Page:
I fully admit to tearing through the first two seasons of the Alias DVDs via Netflix (the less said about the third season the better, and by this year, I just stopped watching), but I always considered it guilty pleasure territory, and I'd never actually plunk down money and buy the DVDs, since the chances of me rewatching an episode are zero.

I agree with most of what SNT said the dialogue is contrived, the plots unbelievable (operating on that "internal consistency" yardstick), the characters and relationships relatively shallow, and there's not a lot of emotional integrity. And then, I just got fed up with the constant build-ups toward huge events that had no pay-off (which looks to be a problem in "Lost" as well) and the ridiculous Rimbaldi stuff. So why did I keep watching for two seasons? Total entertainment value. I liked seeing a strong woman kicking ass, and I found Sydney and some of the other characters immensely likeable.

I've found that Alias tends to be a lot more entertaining for women than it is for men several of my good female friends are Alias fanatics (that I have yet to convince of the value of the whedonverse, alas, through no lack of trying), but I don't know of a single guy friend who's watched more than a half dozen episodes and really loves it.

I'm toying with the idea of renting season 4 when it comes out on DVD, since i head it improved a lot, but I just don't know if I care to devote that many hours to watch it.
Thanks to everyone for helping me out with my question from above. I now know more than I did this morning about comic books. :)
"All hat and no cattle" means it takes more than a hat to make you a cowboy.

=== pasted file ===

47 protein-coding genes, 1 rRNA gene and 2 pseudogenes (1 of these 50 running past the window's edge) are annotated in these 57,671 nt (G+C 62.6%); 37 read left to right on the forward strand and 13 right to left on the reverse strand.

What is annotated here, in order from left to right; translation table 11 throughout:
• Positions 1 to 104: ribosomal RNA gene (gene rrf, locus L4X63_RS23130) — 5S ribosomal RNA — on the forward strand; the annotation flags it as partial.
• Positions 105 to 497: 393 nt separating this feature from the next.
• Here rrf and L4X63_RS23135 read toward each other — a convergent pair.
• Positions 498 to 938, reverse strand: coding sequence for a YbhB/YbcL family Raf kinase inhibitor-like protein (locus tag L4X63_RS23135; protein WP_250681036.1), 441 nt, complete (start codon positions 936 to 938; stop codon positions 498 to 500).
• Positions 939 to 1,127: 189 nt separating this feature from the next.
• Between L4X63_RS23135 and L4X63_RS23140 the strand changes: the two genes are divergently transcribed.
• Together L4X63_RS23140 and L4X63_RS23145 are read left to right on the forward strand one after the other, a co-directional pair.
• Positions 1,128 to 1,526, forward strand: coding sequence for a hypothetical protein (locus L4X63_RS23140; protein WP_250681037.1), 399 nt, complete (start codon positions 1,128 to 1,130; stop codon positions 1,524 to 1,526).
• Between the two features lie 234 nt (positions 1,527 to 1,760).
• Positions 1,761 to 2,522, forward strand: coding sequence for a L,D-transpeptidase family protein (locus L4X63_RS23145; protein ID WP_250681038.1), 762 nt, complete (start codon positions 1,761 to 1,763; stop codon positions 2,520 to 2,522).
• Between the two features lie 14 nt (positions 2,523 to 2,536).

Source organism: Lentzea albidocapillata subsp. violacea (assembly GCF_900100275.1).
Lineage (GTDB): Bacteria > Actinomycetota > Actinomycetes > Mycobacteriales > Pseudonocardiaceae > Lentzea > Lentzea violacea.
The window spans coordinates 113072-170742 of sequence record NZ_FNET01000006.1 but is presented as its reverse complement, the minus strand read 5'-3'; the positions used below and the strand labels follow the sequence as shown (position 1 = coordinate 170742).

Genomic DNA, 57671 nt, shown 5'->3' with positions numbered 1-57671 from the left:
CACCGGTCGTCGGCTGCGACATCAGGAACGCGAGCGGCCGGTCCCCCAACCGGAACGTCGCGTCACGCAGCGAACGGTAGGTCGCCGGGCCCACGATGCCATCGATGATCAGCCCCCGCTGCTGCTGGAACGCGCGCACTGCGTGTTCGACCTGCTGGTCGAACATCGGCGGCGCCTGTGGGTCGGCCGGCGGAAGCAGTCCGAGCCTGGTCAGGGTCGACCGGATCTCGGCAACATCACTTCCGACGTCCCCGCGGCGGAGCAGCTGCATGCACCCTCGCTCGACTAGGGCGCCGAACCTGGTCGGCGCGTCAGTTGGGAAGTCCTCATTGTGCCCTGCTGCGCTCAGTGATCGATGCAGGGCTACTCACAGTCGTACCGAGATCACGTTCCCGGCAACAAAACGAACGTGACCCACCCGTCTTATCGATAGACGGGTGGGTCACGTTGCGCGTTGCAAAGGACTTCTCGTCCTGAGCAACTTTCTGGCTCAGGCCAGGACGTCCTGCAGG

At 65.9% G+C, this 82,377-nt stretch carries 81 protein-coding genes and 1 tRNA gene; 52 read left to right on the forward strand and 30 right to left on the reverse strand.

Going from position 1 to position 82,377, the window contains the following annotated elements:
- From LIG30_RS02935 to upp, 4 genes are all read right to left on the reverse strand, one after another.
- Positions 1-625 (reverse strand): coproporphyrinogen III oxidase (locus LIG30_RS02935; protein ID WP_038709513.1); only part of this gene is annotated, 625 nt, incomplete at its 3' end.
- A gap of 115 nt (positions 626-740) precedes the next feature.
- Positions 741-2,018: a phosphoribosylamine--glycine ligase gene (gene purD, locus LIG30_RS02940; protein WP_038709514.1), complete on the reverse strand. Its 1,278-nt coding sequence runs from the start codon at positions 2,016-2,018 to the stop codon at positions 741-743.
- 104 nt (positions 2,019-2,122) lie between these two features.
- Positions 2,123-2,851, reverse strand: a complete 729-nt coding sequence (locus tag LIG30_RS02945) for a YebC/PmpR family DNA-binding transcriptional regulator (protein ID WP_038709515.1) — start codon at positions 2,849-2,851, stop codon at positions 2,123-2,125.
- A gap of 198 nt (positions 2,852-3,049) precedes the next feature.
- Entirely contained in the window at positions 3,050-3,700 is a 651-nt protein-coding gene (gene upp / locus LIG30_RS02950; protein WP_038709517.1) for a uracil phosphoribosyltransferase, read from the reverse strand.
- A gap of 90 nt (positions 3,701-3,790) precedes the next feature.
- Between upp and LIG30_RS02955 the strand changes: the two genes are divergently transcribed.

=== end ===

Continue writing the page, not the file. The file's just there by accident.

Thanks, brownishcoat. So the converse, "all cattle with little or no hat," which is how punkinpuss describes Joss's shows above, means, um, all substance with no style? Good for you, but unattractive, like granola? 'Cos I would have to disagree with that too . . .
Well, SNT, bein' a cowboy (staying with the analogy) has more of an effortless style and charisma that's kind of built in. Meaning the stylish part happens without a lot of effort.
I'm sure she's perfectly fine, but I just don't get all the buzz about this young woman. She came out of nowhere, and in my opinion, her talent is...limited. Not to mention her typical little hollywood blonde self. What's so great?
" but I don't know of a single guy friend who's watched more than a half dozen episodes and really loves it.
"

I started watching the show in the 3rd season after hearing all the hype for so long from friends. I liked what I saw but was confused so I went out and bought the first 2 seasons. Loved it. Ripped right through them. It was very addictive. I think the show fell off midway through season 3(When the romantic triangle took hold of the show) but I very much enjoyed the 2nd half of Season 4. I mostly watch the show now for the older characters(sloane, jack, etc.) but what HOOKED me was the family story(sydney, her parents, and soon her child). That story to me has always been the heart and soul of the series and without it I'd stop watching.

[ edited by eddy on 2005-08-11 21:43 ]
I'd also like to mention that I'm a guy, and my 3 best male friends and my older brother are all obsessed with the show.
Though I own the three seasons of 'Alias' on DVD, I must admit it's nothing more than window dressing for an action packed junket. While I enjoy watching the series whenever I play a disc, the only episode I can recall off the top of my head is 'Phase One' from season two. And that's due to the scene when Syd reveals to Dixon the true nature of SD-6. Besides that, nothing. Guess that says it all.